In a large space, such as a home, a gas fireplace is not an efficient primary heating source. An energy-efficient furnace is usually a better choice. If you plan to use a gas fireplace as a secondary heat source, however, the EnerGuide label can help you find the most efficient model for your purpose. An efficient gas fireplace can lower a home's overall energy consumption and heating bills when located in a major living area where the heat can get to other parts of the house. The EnerGuide label for gas fireplaces is found in fireplace promotional materials, such as sales brochures, or on Web sites.
In a New Home
- Make sure the area around the fireplace is thoroughly cleaned before you turn on the fireplace for the first time. Drywall dust and other contaminants can harm the fan, motors and burners.
- Have your fireplace inspected before its initial use, and continue to have it serviced on a regular basis.
- Carefully read the manufacturer's instructions before operating the fireplace for the first time.
- Check the manufacturer's instructions before adding or modifying a mantle or surround.
- If the pilot light goes out, wait at least five minutes before attempting to relight it.
- Wait for the unit to cool completely before wiping the glass with a damp cloth.
- Install a carbon monoxide detector near your fireplace (unless you have a sealed direct-vent unit).
- Be alert for unusual odours or flames – signs that your fireplace is not working properly. If you smell gas, contact your gas company immediately. If servicing is needed, call your dealer or a qualified technician.
- Keep fans and air-circulating passageways clean and clear.
- Keep children and combustibles away from hot surfaces during operation.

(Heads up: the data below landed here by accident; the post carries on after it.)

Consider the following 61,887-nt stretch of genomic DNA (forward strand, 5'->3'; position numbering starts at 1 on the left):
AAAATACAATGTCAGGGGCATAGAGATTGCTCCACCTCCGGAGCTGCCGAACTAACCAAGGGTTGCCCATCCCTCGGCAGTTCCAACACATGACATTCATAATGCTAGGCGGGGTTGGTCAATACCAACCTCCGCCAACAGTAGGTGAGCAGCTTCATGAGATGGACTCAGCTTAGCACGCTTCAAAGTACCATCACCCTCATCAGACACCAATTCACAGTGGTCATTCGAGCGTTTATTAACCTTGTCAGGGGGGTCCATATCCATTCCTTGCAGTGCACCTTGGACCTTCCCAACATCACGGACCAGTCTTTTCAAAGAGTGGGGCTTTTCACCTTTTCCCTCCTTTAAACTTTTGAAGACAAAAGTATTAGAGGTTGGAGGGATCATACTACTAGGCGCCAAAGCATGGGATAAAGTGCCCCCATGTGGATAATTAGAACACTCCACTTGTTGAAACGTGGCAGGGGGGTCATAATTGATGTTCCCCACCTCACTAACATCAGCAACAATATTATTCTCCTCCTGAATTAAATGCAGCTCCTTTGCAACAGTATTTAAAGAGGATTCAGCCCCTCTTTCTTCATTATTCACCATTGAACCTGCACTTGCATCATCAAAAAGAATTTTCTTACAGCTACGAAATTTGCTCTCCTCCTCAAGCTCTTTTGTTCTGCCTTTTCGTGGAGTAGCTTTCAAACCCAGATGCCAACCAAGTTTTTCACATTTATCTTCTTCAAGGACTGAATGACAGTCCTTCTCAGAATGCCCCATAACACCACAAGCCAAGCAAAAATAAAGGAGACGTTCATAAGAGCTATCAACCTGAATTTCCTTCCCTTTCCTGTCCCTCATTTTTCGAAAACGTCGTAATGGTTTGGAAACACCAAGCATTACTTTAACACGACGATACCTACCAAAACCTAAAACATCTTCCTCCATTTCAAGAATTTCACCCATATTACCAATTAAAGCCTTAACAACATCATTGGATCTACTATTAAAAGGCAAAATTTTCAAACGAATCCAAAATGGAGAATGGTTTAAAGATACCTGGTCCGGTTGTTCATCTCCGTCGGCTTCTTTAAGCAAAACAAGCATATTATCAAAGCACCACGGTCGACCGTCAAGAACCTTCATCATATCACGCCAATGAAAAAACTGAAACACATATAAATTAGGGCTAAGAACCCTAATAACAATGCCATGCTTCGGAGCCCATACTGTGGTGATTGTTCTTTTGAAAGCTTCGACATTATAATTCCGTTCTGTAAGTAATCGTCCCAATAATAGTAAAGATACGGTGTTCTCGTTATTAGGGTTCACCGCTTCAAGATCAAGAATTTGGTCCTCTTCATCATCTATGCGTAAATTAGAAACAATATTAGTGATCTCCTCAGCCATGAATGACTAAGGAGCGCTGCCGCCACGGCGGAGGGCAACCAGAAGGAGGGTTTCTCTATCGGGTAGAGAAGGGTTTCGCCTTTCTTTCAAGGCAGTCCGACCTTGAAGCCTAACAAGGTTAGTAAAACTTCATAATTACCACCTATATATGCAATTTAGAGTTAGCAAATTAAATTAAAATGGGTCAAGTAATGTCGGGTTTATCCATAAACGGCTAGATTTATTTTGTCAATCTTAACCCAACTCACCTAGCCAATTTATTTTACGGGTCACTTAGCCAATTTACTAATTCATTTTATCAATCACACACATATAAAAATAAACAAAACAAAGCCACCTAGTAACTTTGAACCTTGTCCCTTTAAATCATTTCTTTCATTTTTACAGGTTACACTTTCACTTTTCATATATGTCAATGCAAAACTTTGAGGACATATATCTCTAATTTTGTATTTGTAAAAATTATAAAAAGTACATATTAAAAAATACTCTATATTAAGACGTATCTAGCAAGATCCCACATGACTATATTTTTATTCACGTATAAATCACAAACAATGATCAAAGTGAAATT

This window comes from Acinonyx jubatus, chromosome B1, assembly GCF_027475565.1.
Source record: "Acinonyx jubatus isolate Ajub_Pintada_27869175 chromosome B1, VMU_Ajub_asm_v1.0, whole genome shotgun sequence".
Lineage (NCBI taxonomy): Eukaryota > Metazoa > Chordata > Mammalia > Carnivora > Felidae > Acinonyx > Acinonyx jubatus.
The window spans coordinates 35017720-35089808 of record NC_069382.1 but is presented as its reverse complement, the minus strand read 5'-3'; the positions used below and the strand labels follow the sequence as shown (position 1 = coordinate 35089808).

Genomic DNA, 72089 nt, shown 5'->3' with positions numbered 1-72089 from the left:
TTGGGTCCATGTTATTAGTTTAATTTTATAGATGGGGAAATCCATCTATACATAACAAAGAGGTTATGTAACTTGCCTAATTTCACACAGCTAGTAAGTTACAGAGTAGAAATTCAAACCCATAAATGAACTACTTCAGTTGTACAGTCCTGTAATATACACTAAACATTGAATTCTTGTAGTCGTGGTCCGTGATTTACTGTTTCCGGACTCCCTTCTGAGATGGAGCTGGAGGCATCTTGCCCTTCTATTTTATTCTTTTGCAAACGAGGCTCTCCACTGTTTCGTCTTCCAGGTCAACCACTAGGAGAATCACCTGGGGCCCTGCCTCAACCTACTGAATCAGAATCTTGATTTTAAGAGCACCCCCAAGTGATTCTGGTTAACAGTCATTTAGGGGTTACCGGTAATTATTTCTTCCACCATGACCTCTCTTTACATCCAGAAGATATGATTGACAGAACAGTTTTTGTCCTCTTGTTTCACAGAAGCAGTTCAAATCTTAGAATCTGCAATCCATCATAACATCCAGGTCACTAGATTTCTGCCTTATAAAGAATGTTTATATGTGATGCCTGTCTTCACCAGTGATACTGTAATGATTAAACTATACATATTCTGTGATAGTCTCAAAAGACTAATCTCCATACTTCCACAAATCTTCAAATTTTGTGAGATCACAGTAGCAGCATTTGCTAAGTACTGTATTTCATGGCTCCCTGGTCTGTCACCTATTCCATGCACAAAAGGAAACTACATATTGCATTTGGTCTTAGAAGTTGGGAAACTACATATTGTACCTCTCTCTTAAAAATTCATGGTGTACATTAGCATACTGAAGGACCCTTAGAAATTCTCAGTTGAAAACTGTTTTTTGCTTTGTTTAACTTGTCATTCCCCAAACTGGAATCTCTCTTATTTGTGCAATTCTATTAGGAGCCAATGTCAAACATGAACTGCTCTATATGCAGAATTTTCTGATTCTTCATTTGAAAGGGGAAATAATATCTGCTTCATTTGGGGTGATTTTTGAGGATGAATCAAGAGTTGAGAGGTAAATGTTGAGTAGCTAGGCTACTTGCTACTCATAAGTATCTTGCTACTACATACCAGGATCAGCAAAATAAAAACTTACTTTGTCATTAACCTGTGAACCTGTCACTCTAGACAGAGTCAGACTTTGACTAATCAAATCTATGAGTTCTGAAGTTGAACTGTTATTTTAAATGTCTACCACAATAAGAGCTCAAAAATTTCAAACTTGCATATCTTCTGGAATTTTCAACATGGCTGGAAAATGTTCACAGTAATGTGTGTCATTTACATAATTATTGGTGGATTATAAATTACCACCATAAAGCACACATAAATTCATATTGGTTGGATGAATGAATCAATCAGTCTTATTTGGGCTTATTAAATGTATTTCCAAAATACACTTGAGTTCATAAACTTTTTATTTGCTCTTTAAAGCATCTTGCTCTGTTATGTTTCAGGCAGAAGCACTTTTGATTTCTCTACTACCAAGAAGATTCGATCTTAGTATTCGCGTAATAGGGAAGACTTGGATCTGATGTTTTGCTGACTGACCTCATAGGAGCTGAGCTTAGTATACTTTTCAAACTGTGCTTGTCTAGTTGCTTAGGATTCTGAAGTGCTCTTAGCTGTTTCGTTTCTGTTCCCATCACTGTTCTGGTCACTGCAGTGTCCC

- For direct-vent units, keep external wall vents clear of debris and snow at all times.
Carbon Monoxide Detectors
Because modern houses are more airtight and have more powerful air-exhausting systems, there is a greater chance that combustion products – sometimes containing deadly carbon monoxide gas – will build up to dangerous levels. A certified carbon monoxide detector located close to fuel-fired appliances (such as furnaces, fireplaces, space heaters, wood stoves and gas or propane refrigerators) will signal a potentially dangerous situation that must be corrected immediately.
Symptoms of low-level carbon monoxide poisoning are similar to those of the flu – headaches, lethargy and nausea. If your carbon monoxide detector goes off, leave your home immediately, call your gas distribution company and seek medical attention.
If you operate a conventional wood-burning fireplace (which can often leak carbon monoxide), install a carbon monoxide detector near the fireplace.
- If your fireplace has a pilot light, shut it during the summer and whenever you are not using the fireplace frequently.
- When the fireplace is operating, turn down your home's main thermostat when possible.
- If the fireplace is controlled by a thermostat, keep it at the lowest setting possible for an acceptable comfort level. Turn it right down when the fireplace is not in use.
- Keep the viewing glass clean to maximize radiant heat transfer.